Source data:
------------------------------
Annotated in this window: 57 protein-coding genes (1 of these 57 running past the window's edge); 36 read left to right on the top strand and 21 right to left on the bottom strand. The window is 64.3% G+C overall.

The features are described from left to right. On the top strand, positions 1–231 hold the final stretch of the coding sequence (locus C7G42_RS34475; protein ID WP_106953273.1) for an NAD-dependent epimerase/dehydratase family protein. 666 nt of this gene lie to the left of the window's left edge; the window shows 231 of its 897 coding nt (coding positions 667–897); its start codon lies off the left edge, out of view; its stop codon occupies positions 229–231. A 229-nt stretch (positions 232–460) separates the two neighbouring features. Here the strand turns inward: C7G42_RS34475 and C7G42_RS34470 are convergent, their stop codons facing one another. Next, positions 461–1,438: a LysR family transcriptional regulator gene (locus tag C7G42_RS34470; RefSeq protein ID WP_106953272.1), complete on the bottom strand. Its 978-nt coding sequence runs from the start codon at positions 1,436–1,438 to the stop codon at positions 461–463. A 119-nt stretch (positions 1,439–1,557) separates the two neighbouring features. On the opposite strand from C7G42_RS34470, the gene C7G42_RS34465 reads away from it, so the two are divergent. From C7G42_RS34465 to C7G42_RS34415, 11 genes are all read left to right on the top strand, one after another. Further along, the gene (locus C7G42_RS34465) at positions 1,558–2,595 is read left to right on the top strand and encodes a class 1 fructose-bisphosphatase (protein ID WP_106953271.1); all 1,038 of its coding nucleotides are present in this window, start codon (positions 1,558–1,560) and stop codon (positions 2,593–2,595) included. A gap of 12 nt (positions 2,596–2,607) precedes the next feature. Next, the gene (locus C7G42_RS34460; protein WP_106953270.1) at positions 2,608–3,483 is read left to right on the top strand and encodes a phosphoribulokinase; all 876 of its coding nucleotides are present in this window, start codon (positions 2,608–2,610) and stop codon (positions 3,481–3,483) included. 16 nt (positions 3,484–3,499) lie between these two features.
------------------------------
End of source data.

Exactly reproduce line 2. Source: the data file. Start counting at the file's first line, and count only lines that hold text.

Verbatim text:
The features are described from left to right. On the top strand, positions 1–231 hold the final stretch of the coding sequence (locus C7G42_RS34475; protein ID WP_106953273.1) for an NAD-dependent epimerase/dehydratase family protein. 666 nt of this gene lie to the left of the window's left edge; the window shows 231 of its 897 coding nt (coding positions 667–897); its start codon lies off the left edge, out of view; its stop codon occupies positions 229–231. A 229-nt stretch (positions 232–460) separates the two neighbouring features. Here the strand turns inward: C7G42_RS34475 and C7G42_RS34470 are convergent, their stop codons facing one another. Next, positions 461–1,438: a LysR family transcriptional regulator gene (locus tag C7G42_RS34470; RefSeq protein ID WP_106953272.1), complete on the bottom strand. Its 978-nt coding sequence runs from the start codon at positions 1,436–1,438 to the stop codon at positions 461–463. A 119-nt stretch (positions 1,439–1,557) separates the two neighbouring features. On the opposite strand from C7G42_RS34470, the gene C7G42_RS34465 reads away from it, so the two are divergent. From C7G42_RS34465 to C7G42_RS34415, 11 genes are all read left to right on the top strand, one after another. Further along, the gene (locus C7G42_RS34465) at positions 1,558–2,595 is read left to right on the top strand and encodes a class 1 fructose-bisphosphatase (protein ID WP_106953271.1); all 1,038 of its coding nucleotides are present in this window, start codon (positions 1,558–1,560) and stop codon (positions 2,593–2,595) included. A gap of 12 nt (positions 2,596–2,607) precedes the next feature. Next, the gene (locus C7G42_RS34460; protein WP_106953270.1) at positions 2,608–3,483 is read left to right on the top strand and encodes a phosphoribulokinase; all 876 of its coding nucleotides are present in this window, start codon (positions 2,608–2,610) and stop codon (positions 3,481–3,483) included. 16 nt (positions 3,484–3,499) lie between these two features.